We have SDGs now, but how do we measure them?

This post is written by Kate Anderson, Senior Policy Analyst and Associate Fellow, Global Economy and Development, Center for Universal Education and first appeared on the Brookings Education + Development blog

Does the world agree on the definition of a mountain? Is internet access a “basic service” for all people? Should the same-sized cities in China and Jamaica be held to the same standards?

Last week in Bangkok, 28 statistics experts from around the world discussed these questions in order to figure out how the new Sustainable Development Goals can be measured. The 17 goals include things like working toward inclusive and equitable education for all (goal 4). Of course, declaring such an admirable goal is the easy part; it’s much harder to figure out how to measure such things, and thus know if progress is being made.

In Bangkok, members of the so-called Inter-Agency and Expert Group (IAEG-SDGs) convened from their national governments around the world and, in collaboration with others working in statistics and global development, the collective task was to identify quantifiable, numerical indicators for each of the SDGs ratified last September by the United Nations member states—and for each of the 169 sub-targets that fall under those 17 goals. The deadline is March 2016.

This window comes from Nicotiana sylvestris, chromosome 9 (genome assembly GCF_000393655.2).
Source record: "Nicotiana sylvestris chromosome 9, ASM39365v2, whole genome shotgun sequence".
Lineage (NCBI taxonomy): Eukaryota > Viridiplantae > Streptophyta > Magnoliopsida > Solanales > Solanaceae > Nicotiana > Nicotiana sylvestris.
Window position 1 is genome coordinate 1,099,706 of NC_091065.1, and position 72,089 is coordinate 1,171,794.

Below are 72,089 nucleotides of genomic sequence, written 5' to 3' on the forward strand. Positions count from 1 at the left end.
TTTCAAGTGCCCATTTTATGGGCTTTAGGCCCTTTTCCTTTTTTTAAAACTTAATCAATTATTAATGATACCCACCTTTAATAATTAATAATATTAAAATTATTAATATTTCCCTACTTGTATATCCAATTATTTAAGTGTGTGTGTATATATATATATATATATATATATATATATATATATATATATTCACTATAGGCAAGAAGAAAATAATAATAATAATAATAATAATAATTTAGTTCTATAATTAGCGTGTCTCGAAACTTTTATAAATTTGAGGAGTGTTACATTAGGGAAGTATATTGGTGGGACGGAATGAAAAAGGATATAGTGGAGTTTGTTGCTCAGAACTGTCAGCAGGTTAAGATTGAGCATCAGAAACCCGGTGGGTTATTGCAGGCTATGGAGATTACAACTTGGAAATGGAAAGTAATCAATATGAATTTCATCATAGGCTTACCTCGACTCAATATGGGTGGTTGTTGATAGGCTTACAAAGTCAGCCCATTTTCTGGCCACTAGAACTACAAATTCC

Even before Bangkok, several drafts of proposed indicators had been shared, so that going into the meeting there were already over 200 proposed indicators with varying levels of agreement. There were indicators categorized as green, meaning there was general agreement and only slight changes were needed; yellow, meaning there were some unresolved issues; and gray, meaning more in-depth discussion and methodology development is needed. Only the yellow indicators were to be discussed in Bangkok and turned to either green or gray by the expert group on a consensus basis. Sounds easy, right?

Read the full post here

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